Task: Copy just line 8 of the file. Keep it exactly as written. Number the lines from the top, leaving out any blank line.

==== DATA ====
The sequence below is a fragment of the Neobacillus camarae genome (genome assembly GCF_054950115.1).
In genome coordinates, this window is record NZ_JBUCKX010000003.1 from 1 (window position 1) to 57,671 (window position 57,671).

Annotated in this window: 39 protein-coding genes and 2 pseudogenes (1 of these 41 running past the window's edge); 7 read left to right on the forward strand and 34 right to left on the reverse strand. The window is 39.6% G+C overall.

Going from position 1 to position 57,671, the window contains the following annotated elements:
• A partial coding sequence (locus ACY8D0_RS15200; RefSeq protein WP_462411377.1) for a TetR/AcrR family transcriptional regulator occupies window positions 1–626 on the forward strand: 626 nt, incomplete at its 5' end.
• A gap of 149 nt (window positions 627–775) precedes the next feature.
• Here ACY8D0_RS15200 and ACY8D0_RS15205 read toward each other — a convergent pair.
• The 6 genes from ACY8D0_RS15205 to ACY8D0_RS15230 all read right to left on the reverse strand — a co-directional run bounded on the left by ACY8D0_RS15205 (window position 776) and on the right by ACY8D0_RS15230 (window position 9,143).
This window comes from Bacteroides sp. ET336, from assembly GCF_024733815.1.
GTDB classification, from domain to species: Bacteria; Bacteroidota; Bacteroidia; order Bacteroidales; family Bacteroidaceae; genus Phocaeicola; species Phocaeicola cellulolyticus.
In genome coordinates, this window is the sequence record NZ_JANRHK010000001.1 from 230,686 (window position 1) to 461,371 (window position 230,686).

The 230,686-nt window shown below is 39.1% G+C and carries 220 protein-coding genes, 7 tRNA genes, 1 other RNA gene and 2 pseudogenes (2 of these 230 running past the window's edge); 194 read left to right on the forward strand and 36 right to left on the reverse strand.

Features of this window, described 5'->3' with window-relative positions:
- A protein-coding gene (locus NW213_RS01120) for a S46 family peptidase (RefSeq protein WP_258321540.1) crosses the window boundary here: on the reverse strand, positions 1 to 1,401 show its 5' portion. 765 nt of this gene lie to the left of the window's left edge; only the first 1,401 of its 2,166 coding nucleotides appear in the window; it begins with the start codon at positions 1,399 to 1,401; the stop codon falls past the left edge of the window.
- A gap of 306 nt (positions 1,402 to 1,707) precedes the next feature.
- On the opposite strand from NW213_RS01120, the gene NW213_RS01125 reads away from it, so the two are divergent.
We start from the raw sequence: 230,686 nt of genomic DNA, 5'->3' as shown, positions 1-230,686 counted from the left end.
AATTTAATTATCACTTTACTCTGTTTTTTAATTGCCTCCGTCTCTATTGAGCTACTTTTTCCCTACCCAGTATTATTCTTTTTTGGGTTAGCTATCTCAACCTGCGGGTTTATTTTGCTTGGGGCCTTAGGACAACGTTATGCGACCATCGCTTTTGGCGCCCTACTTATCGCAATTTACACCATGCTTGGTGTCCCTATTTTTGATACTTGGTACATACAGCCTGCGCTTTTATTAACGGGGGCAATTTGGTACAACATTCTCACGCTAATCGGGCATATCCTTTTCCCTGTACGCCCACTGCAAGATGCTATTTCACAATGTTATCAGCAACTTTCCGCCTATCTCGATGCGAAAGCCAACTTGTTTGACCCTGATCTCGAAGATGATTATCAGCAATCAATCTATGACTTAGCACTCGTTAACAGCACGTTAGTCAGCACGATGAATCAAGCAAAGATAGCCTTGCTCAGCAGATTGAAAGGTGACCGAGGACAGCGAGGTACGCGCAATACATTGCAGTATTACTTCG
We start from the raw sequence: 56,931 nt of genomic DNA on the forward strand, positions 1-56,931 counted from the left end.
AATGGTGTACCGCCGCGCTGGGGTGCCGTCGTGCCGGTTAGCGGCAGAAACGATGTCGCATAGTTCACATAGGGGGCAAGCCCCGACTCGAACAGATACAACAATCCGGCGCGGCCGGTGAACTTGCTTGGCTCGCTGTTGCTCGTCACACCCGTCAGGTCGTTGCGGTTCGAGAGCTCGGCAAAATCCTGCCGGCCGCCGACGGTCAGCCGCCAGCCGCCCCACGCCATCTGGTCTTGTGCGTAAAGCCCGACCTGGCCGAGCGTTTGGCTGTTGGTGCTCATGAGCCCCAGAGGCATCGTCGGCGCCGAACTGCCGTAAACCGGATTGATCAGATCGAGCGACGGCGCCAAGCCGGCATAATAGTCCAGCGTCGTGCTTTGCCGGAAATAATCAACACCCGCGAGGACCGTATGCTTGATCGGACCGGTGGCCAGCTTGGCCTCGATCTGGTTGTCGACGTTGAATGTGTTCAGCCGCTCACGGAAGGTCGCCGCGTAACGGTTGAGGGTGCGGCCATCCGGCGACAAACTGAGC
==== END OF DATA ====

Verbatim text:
• The 6 genes from ACY8D0_RS15205 to ACY8D0_RS15230 all read right to left on the reverse strand — a co-directional run bounded on the left by ACY8D0_RS15205 (window position 776) and on the right by ACY8D0_RS15230 (window position 9,143).